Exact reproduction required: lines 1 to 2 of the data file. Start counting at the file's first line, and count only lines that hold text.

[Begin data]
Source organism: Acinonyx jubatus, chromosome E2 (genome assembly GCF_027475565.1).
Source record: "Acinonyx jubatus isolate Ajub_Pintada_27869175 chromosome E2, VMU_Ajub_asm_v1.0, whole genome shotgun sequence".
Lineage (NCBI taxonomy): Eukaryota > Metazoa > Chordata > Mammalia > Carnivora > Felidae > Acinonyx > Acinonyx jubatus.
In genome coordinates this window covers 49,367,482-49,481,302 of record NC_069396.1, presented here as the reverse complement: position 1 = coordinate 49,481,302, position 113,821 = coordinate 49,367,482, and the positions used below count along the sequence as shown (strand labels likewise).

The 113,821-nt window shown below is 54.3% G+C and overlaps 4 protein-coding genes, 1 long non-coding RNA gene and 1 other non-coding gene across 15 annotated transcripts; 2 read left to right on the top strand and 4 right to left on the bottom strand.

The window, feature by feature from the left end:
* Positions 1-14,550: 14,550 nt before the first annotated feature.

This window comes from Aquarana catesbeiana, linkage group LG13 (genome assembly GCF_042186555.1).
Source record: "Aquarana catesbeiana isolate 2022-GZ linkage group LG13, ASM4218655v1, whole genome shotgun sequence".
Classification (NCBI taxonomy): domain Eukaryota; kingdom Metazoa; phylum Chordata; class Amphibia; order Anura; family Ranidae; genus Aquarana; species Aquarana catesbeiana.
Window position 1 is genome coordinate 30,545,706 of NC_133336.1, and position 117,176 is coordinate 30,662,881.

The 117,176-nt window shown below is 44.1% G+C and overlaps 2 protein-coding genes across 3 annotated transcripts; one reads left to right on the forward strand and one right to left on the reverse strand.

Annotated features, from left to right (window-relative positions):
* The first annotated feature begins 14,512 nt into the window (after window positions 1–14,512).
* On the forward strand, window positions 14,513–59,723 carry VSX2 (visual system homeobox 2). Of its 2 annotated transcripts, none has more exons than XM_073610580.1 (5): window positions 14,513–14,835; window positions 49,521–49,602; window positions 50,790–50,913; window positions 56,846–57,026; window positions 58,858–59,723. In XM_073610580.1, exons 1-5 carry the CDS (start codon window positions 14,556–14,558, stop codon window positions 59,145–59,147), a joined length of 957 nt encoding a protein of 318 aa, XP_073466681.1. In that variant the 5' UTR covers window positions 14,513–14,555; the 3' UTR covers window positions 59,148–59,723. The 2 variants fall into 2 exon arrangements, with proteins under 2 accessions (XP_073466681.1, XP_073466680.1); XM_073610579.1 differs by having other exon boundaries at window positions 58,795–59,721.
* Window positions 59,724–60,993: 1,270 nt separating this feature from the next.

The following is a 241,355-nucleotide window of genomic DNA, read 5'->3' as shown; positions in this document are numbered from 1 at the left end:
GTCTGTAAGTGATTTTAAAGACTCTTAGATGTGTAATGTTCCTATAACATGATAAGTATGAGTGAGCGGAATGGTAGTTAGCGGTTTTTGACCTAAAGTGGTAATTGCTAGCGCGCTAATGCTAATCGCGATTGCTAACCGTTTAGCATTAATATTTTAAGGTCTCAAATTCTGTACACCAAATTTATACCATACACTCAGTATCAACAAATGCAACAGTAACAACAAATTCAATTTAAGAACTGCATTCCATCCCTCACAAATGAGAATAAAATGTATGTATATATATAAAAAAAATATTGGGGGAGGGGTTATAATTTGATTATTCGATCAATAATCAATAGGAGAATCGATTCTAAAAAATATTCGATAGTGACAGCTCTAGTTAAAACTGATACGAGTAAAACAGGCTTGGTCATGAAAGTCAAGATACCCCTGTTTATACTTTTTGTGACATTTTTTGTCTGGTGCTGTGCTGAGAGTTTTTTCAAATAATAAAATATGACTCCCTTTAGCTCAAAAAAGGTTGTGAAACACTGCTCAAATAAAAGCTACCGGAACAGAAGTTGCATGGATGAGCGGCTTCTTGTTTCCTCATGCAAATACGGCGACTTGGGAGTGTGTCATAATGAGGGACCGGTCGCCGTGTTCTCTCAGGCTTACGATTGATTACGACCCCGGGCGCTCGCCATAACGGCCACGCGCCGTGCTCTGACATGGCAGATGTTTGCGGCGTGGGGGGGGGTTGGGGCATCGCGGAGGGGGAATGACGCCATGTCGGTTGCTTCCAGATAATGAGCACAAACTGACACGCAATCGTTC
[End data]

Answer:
Source organism: Acinonyx jubatus, chromosome E2 (genome assembly GCF_027475565.1).
Source record: "Acinonyx jubatus isolate Ajub_Pintada_27869175 chromosome E2, VMU_Ajub_asm_v1.0, whole genome shotgun sequence".